4:29 PM ET
Mark SchlabachESPN Senior Writer
- Senior college football writer
- Author of seven books on college football
- Graduate of the University of Georgia
ATLANTA — SEC commissioner Greg Sankey isn’t confident a 12-team College Football Playoff will make its debut before the 2026 season.
Sankey, speaking to reporters Saturday before No. 3 Georgia’s contest against No. 11 Oregon at Mercedes-Benz Stadium, said there is too much to do before the expanded playoff can take place and that every conference will have to get on the same page to make significant changes in a hurry.
“If history’s a lesson to help us understand the future, it won’t be easy,” Sankey said. “But minds change, motivations change. … There’s a bunch of moving parts. That’s where I wish we could have used the last nine months to work. We’ll have to accelerate our consideration to make it happen.”
On Friday, the College Football Playoff’s board of managers unanimously voted to expand the playoff to 12 teams starting in 2026. But the board, which consists of 11 presidents and chancellors, encouraged the sport’s commissioners to try to implement the expanded format as soon as 2024.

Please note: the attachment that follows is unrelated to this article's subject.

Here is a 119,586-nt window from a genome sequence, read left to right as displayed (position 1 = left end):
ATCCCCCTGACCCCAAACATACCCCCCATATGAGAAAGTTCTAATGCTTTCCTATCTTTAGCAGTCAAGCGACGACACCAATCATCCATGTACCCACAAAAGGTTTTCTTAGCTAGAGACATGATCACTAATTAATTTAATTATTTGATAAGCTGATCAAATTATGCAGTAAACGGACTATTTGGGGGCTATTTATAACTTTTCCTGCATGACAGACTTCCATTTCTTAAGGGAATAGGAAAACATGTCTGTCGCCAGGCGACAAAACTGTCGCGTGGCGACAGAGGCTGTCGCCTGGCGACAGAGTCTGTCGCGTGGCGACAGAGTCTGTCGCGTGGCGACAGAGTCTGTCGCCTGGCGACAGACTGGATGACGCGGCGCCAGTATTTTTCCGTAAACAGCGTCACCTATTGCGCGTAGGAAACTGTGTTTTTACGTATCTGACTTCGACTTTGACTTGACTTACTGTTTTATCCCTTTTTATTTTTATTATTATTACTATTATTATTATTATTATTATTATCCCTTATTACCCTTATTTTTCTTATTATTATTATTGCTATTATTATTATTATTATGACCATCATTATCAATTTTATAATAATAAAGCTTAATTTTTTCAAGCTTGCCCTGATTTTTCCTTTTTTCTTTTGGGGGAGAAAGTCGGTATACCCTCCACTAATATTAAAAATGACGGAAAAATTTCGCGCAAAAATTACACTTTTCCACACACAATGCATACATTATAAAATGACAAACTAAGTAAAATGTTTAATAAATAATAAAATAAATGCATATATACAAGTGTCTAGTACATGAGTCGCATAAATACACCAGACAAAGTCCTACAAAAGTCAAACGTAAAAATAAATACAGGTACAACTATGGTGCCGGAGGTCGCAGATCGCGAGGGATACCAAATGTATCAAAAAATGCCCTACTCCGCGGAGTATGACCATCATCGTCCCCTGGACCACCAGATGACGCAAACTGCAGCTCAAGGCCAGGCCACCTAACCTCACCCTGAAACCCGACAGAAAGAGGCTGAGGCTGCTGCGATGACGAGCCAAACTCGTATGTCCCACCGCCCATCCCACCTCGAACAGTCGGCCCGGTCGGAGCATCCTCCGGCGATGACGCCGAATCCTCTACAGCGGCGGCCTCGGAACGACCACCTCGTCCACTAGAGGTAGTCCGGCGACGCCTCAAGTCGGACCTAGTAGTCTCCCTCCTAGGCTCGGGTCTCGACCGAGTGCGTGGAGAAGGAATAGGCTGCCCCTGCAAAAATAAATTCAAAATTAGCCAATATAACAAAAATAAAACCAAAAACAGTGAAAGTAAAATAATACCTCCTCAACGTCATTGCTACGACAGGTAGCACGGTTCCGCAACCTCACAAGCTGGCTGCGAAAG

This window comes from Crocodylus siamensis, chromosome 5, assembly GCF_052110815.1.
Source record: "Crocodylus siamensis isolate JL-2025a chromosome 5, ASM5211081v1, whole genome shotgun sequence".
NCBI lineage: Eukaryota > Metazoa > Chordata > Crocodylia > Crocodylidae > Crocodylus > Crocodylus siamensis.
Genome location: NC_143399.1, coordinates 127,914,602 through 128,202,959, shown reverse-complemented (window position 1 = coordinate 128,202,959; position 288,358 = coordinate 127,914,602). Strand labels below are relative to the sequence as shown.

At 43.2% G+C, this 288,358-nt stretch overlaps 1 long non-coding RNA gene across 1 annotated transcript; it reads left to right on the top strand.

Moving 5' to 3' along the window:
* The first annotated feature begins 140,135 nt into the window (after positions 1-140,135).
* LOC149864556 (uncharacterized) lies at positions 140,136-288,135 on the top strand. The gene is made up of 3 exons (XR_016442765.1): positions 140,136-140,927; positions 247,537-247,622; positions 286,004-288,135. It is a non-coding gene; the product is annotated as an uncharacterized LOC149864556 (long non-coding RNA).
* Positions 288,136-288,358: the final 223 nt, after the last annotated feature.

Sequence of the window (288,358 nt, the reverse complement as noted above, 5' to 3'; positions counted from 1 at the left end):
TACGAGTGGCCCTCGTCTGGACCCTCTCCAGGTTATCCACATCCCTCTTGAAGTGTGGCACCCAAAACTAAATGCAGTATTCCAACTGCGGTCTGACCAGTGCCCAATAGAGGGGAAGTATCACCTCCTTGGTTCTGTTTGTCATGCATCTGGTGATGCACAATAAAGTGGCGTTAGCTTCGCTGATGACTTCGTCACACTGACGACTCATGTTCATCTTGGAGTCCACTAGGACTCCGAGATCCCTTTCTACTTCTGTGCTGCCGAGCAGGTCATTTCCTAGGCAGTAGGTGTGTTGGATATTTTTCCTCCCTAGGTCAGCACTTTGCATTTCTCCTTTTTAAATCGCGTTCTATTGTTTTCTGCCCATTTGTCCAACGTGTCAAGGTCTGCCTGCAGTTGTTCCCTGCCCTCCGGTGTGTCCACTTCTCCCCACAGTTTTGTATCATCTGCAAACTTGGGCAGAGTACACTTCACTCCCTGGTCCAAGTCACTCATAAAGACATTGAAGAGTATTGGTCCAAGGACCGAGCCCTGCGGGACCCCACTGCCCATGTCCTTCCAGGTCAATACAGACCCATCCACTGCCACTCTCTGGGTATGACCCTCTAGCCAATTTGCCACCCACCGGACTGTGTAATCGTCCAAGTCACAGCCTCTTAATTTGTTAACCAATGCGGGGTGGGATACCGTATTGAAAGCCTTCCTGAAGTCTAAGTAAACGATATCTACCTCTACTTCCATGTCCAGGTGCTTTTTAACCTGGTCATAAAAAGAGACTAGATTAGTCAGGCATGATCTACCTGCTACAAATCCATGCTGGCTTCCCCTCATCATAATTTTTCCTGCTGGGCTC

The 10 FBS commissioners and Notre Dame athletic director Jack Swarbrick are scheduled to meet Thursday in Irving, Texas, to start discussions on potentially implementing the format early.
The 12-team playoff will include the six highest-ranked conference champions and six at-large teams.
The College Football Playoff working group, which included Sankey, first revealed in June 2021 that it was proposing a 12-team format. Conference commissioners seemed ready to vote to implement it, but the board of managers announced in February that the four-team model would remain in place through the end of the 12-year television contract that runs through the 2025 season.
The ACC, Big Ten and Pac-12 were opposed to the expanded playoff. But following another wave of realignment, with USC and UCLA moving from the Pac-12 to the Big Ten and the Big Ten agreeing to a seven-year, $7 billion media rights deal in August, expanding the CFP once again took center stage.
“I’m probably not the one to ask what changed,” Sankey said. “Others are probably incentivized because they made expansion decisions that go into effect early next year. They’re probably looking at opportunities sooner rather than later. Ours is slated for 2025, and we made that decision knowing it could be a four-team playoff then. I’ve said repeatedly, with great meaning, that [the SEC] could have stayed at four beyond [the current deal], based on what took place the last 12 months.”
Sankey said CFP expansion wouldn’t necessarily change the SEC’s timeline for bringing Oklahoma and Texas into the league in 2026. The Sooners and Longhorns have said they intend to remain in the Big 12 until its media-rights contract expires at the end of the 2024-25 academic year. The schools would have to pay hefty buyouts to exit earlier, unless they can reach a settlement with the Big 12.
“That is a decision to be made between the Big 12 Conference and the University of Oklahoma and University of Texas,” Sankey said.